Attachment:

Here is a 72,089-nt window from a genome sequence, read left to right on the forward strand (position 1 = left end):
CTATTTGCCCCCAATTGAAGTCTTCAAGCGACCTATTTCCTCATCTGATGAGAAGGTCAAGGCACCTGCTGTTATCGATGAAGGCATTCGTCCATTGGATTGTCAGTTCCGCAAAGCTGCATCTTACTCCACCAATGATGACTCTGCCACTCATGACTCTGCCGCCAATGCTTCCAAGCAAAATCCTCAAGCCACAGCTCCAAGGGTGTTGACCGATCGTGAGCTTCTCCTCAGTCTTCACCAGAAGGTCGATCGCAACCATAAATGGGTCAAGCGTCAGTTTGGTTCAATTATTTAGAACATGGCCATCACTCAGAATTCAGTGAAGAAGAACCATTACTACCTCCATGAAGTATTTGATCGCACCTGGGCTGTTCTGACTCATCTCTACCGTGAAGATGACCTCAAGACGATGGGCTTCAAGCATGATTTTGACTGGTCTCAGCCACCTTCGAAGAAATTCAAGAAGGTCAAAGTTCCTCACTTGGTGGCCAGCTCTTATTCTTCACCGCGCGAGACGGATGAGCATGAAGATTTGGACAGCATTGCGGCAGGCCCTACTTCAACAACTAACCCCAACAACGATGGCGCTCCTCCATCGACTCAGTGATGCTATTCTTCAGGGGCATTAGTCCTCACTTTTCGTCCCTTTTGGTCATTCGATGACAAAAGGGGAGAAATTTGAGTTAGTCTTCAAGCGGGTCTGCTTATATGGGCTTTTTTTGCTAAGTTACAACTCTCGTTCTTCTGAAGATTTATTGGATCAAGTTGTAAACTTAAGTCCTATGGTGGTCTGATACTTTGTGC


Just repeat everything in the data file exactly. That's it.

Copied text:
Here is a 72,089-nt window from a genome sequence, read left to right on the forward strand (position 1 = left end):
CTATTTGCCCCCAATTGAAGTCTTCAAGCGACCTATTTCCTCATCTGATGAGAAGGTCAAGGCACCTGCTGTTATCGATGAAGGCATTCGTCCATTGGATTGTCAGTTCCGCAAAGCTGCATCTTACTCCACCAATGATGACTCTGCCACTCATGACTCTGCCGCCAATGCTTCCAAGCAAAATCCTCAAGCCACAGCTCCAAGGGTGTTGACCGATCGTGAGCTTCTCCTCAGTCTTCACCAGAAGGTCGATCGCAACCATAAATGGGTCAAGCGTCAGTTTGGTTCAATTATTTAGAACATGGCCATCACTCAGAATTCAGTGAAGAAGAACCATTACTACCTCCATGAAGTATTTGATCGCACCTGGGCTGTTCTGACTCATCTCTACCGTGAAGATGACCTCAAGACGATGGGCTTCAAGCATGATTTTGACTGGTCTCAGCCACCTTCGAAGAAATTCAAGAAGGTCAAAGTTCCTCACTTGGTGGCCAGCTCTTATTCTTCACCGCGCGAGACGGATGAGCATGAAGATTTGGACAGCATTGCGGCAGGCCCTACTTCAACAACTAACCCCAACAACGATGGCGCTCCTCCATCGACTCAGTGATGCTATTCTTCAGGGGCATTAGTCCTCACTTTTCGTCCCTTTTGGTCATTCGATGACAAAAGGGGAGAAATTTGAGTTAGTCTTCAAGCGGGTCTGCTTATATGGGCTTTTTTTGCTAAGTTACAACTCTCGTTCTTCTGAAGATTTATTGGATCAAGTTGTAAACTTAAGTCCTATGGTGGTCTGATACTTTGTGC